How to Earn 9.62% Risk Free!
Just about every week, I have a conversation with a client looking for an alternative for their near zero interest rate CD, savings, or money market account. Last week, I came across an article regarding Series I Bonds. Everyone is familiar with the Series EE Savings Bonds that our grandparents gave us for our birthday, but the Series I Bonds are different. The "I" stands for inflation and Series I savings bonds are a low-risk alternative to banking products. During their lifetime they earn interest and are protected from inflation. The Treasury sets the rate (based on inflation) on the first business day of May and November. The composite I Bond rate as of May is 9.62%.
The I Bond composite rate is high compared to today's CD rates from banks, but it's important to remember that the inflation rate on the I Bond changes every six months. So, even if future inflation numbers average close to the Fed's 2% target, that would result in a competitive return for I Bonds over the next couple of years.
For those looking for a safe inflation hedge, I Bonds are a good choice. The primary downside of I Bonds is the purchase limit. The maximum that an individual can purchase per year is $10,000 at TreasuryDirect and $5,000 in paper bonds purchased with an IRS tax refund.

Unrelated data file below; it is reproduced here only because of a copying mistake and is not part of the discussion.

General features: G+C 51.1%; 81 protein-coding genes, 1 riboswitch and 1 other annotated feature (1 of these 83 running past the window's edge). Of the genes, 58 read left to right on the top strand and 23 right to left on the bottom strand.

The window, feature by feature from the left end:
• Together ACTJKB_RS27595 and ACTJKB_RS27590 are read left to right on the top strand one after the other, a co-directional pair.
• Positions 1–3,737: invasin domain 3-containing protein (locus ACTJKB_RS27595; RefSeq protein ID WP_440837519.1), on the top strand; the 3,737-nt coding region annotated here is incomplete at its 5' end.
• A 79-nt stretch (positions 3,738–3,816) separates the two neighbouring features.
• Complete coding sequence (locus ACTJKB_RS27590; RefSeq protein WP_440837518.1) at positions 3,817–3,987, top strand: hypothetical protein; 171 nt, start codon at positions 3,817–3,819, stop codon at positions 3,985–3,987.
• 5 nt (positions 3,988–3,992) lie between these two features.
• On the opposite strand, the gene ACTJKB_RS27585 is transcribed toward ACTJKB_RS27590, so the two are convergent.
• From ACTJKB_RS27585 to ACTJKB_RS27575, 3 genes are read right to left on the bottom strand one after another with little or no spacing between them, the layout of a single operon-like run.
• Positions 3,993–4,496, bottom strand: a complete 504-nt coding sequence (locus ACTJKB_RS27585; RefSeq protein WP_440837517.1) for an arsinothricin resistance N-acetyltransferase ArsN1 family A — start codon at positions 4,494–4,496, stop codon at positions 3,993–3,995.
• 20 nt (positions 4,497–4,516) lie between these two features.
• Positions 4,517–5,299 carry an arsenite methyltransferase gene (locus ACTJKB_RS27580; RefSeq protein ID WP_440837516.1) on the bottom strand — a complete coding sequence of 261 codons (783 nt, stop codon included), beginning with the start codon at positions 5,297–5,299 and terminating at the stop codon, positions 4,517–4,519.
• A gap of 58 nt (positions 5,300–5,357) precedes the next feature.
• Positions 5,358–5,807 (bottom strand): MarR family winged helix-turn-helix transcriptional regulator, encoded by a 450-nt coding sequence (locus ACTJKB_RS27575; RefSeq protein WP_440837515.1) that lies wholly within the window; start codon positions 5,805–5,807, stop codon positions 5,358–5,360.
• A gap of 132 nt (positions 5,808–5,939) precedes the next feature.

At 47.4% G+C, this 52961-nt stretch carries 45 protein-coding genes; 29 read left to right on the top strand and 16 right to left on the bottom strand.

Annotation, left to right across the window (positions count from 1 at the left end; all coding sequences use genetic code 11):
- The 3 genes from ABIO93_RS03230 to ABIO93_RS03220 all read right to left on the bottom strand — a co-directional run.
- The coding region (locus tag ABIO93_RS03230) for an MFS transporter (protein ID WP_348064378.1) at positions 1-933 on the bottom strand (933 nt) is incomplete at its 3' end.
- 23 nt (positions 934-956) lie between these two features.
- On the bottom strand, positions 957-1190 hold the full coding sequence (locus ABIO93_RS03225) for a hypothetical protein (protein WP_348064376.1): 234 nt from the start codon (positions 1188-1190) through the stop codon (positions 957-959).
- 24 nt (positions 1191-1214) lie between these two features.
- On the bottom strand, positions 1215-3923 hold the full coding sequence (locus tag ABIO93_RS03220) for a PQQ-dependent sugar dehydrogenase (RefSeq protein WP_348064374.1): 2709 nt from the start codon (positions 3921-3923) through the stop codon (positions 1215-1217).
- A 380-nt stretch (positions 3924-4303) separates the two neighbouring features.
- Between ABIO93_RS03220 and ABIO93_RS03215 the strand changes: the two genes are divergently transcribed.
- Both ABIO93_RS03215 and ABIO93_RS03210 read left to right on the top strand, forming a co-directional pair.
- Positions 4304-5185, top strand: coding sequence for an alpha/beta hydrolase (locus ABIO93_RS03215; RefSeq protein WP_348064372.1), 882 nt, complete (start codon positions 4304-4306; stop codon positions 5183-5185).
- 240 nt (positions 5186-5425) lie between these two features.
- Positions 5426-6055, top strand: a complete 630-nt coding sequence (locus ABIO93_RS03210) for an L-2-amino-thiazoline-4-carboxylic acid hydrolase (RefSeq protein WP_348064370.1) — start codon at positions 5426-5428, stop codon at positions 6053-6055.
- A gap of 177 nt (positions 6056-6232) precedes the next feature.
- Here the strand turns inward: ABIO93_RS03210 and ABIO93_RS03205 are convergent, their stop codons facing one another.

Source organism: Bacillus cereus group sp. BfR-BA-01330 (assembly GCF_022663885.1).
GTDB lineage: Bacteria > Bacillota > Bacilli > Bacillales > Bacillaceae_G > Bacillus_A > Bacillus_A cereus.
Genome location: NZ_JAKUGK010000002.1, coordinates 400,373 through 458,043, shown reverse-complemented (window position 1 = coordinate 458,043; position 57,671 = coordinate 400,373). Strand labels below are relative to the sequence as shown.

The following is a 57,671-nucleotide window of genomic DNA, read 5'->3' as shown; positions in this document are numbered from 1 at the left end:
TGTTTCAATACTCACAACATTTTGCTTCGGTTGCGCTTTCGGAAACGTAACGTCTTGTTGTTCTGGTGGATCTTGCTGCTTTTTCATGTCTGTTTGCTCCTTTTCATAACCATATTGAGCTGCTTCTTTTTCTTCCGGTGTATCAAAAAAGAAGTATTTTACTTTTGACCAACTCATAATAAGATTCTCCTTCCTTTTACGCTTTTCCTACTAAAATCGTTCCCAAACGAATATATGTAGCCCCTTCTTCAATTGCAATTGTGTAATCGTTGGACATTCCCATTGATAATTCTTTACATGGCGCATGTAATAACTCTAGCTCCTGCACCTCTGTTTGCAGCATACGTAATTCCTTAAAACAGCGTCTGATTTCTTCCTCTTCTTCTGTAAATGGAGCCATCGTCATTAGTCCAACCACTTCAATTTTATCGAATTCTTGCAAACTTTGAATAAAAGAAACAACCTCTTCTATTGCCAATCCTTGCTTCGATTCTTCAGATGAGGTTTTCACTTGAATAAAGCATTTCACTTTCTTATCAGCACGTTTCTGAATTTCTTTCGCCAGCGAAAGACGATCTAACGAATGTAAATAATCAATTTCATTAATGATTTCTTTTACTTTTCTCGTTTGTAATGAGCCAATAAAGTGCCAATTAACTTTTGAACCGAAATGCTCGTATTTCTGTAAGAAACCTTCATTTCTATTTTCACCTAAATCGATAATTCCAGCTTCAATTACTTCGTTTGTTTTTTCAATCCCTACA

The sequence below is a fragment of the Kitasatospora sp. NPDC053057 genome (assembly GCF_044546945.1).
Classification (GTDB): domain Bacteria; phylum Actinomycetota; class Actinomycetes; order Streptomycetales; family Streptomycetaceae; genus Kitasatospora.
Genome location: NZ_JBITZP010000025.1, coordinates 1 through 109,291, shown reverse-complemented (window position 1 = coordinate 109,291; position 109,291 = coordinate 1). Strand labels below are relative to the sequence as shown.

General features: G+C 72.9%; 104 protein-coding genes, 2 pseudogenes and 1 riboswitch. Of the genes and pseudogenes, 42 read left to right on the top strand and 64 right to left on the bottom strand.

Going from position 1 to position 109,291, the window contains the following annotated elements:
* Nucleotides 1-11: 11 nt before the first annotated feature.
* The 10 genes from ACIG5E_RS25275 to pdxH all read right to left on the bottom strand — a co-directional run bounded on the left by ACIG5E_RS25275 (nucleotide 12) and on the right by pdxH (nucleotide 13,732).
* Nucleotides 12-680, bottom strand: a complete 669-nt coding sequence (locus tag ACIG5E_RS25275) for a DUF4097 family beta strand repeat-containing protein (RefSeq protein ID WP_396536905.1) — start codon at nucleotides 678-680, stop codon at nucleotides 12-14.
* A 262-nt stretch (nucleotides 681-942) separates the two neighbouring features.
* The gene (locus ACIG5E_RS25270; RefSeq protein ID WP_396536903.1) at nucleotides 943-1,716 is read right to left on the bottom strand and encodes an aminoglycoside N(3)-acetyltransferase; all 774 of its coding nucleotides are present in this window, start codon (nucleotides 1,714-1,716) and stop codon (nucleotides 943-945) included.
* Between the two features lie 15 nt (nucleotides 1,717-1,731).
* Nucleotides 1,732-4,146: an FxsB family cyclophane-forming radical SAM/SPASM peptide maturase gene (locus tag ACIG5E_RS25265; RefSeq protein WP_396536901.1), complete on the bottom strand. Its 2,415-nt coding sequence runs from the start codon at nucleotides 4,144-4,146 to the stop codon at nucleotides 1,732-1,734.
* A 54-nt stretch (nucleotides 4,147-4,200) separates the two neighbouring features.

Below is a summary of the I Bond features. More information is available at the Treasury Direct I Bond page:
Can't be redeemed within 12 months of issue date
Lose 3 months interest if redeemed within 5 years
Interest is composed of fixed and inflation-based rate
Fixed rate remains for life of bond
The combined rate will never be less than zero
Inflation-based rate changes every 6 months after issue date
New rates announced every six months on November and May 1st
Federal tax can be deferred on interest until bond is redeemed
Interest is exempt from state and local tax
Some or all interest is tax exempt when used for educational expenses
Maximum purchases per year and per social security number is $10,000 in TreasuryDirect and $5,000 in paper bonds purchased with IRS tax refunds
For more details about Series I Bonds, visit the TreasuryDirect website.